Partnerships and participation seem to be the order of the day. Yet, for many community organisations, this way of ordering the social policy space is contradictory, creating practice tensions that increase the complexity of local service systems. Such changes impact community organisations in a politics that needs to be made visible if they are to be able to act in the interests of their members and service users.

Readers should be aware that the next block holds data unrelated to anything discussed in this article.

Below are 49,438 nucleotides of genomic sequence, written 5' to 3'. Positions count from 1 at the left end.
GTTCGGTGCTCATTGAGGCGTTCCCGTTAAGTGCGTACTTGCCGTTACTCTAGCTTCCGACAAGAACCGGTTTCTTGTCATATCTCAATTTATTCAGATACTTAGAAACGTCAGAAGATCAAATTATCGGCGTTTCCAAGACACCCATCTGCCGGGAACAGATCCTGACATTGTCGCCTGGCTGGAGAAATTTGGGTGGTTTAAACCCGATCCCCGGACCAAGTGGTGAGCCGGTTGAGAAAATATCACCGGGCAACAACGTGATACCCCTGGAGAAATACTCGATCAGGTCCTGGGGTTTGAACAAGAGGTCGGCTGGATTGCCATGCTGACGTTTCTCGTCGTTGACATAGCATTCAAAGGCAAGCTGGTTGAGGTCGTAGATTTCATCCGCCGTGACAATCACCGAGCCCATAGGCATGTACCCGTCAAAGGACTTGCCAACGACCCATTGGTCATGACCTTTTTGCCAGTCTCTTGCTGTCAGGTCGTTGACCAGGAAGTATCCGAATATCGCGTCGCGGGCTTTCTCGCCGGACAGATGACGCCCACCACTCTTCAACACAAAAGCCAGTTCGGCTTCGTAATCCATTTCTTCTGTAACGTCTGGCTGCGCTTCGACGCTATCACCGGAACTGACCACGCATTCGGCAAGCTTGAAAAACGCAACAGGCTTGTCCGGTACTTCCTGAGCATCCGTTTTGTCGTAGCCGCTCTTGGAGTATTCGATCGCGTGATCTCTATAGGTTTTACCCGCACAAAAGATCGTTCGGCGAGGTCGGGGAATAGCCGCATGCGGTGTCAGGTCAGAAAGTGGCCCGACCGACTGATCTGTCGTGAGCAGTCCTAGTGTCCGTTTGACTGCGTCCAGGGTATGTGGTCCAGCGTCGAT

We therefore outline the social policy space currently constituted by four major discourses: neo¿liberalism, managerialism, new paternalism and network governance as they intersect and interact chaotically, reshaping participation and partnerships between government, community service organisations and local communities. We then examine how policy as a technology or set of mechanisms is discursively creating contradictions and practice tensions within which community organisations engage for social justice.